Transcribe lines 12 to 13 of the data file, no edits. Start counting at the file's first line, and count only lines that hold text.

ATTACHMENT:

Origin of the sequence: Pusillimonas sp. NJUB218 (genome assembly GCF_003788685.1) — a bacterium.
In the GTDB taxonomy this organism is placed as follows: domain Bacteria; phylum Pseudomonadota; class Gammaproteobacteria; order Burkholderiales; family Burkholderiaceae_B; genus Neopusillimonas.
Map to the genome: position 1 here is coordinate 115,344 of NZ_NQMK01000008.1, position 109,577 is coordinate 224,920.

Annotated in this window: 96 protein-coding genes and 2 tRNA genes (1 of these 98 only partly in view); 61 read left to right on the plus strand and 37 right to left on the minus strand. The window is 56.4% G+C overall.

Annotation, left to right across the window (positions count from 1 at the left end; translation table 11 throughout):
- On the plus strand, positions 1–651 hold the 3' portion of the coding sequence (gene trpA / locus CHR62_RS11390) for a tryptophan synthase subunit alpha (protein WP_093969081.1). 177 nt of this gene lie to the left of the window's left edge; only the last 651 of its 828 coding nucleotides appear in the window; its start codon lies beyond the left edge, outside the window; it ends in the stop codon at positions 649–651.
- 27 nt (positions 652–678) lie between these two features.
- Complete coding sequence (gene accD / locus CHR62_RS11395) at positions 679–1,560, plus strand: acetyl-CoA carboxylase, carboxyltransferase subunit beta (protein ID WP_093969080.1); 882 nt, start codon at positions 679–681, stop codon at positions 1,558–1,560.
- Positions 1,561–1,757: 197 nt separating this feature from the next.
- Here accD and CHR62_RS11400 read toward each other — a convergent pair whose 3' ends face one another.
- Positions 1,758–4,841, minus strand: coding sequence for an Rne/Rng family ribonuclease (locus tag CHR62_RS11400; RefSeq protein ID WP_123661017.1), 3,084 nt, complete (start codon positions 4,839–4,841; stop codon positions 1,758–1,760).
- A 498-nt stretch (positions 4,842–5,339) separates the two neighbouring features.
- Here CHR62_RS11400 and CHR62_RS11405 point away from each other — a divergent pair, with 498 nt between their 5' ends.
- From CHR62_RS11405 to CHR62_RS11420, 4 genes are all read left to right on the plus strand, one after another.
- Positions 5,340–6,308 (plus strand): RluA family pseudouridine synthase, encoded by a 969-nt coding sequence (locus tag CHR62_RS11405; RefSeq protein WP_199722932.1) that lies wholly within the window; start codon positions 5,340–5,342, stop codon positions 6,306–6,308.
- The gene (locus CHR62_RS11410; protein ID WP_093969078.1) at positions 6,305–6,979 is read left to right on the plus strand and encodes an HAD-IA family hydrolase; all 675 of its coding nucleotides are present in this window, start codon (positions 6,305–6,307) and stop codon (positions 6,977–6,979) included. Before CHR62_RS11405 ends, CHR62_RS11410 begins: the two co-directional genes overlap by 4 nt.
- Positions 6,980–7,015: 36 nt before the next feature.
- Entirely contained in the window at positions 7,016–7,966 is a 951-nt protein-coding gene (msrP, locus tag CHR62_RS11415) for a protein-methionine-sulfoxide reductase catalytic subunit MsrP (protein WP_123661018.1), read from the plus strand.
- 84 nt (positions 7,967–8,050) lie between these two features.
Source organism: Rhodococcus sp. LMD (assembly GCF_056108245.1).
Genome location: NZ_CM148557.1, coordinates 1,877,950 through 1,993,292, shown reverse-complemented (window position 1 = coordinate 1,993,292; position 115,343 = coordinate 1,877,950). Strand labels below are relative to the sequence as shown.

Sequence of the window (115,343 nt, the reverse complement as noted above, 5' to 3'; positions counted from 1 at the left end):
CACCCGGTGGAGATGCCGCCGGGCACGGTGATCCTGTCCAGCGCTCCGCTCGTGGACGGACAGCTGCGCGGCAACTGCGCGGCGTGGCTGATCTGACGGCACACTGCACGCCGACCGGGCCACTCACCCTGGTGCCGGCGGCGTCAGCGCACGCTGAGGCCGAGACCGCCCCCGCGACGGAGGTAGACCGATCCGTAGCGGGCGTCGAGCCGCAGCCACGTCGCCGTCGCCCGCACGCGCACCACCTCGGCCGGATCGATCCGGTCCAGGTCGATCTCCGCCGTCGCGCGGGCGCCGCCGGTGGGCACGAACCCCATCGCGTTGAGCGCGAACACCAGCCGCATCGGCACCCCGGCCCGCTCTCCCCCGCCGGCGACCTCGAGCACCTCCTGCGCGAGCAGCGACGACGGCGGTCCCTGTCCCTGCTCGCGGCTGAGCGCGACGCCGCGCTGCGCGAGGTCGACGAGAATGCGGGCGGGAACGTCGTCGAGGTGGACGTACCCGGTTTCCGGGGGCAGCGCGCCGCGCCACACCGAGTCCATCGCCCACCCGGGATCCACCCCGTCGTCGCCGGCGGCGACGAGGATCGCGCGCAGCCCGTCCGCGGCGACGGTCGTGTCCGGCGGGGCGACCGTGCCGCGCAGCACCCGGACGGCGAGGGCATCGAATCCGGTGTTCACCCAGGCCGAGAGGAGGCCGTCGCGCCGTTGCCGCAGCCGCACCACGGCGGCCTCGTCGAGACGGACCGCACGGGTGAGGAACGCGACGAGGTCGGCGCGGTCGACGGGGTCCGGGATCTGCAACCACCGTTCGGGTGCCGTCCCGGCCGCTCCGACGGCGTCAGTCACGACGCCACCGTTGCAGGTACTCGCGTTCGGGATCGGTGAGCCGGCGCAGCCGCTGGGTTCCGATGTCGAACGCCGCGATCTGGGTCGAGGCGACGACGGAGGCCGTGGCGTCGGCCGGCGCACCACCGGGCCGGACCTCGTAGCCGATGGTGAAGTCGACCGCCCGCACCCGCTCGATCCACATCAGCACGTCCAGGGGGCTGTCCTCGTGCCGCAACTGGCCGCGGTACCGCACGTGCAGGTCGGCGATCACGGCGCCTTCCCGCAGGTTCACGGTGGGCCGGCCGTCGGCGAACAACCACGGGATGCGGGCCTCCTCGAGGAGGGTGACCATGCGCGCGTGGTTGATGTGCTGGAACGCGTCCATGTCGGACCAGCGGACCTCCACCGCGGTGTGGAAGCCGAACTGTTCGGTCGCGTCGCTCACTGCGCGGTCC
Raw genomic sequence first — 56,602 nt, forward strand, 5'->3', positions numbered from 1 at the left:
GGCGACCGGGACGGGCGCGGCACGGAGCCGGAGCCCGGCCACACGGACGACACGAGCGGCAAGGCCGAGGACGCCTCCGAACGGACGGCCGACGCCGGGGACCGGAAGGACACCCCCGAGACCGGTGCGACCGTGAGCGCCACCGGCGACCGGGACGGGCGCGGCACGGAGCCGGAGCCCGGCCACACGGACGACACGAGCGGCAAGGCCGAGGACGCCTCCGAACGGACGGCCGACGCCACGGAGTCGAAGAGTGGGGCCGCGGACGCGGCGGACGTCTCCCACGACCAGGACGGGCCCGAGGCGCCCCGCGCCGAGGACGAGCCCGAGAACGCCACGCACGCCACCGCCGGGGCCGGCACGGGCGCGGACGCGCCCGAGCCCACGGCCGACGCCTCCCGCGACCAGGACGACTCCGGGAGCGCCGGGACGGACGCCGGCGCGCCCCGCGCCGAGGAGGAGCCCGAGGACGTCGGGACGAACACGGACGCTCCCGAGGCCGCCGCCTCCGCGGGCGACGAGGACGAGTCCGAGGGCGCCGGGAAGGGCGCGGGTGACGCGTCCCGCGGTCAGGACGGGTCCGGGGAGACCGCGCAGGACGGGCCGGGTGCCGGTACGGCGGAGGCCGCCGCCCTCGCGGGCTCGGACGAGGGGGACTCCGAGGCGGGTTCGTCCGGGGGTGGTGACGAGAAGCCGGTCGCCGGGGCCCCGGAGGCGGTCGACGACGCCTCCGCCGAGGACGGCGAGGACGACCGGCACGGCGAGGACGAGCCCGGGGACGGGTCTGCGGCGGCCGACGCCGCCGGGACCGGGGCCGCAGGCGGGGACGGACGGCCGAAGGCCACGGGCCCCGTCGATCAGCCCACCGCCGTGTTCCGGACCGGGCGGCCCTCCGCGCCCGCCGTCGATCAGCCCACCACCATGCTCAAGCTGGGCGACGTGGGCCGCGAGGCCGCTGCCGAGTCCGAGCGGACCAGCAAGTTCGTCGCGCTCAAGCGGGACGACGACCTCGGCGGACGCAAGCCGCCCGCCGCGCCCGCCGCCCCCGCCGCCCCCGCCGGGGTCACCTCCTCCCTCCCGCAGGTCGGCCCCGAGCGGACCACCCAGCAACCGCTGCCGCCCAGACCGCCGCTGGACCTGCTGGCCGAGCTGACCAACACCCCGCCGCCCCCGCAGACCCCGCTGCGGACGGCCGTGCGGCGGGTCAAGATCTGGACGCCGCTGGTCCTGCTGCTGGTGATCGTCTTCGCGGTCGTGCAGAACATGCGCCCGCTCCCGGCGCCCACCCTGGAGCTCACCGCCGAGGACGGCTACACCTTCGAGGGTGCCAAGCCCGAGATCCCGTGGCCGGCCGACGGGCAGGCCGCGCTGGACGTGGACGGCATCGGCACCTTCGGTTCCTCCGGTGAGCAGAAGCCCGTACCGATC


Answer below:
- A 498-nt stretch (positions 4,842–5,339) separates the two neighbouring features.
- Here CHR62_RS11400 and CHR62_RS11405 point away from each other — a divergent pair, with 498 nt between their 5' ends.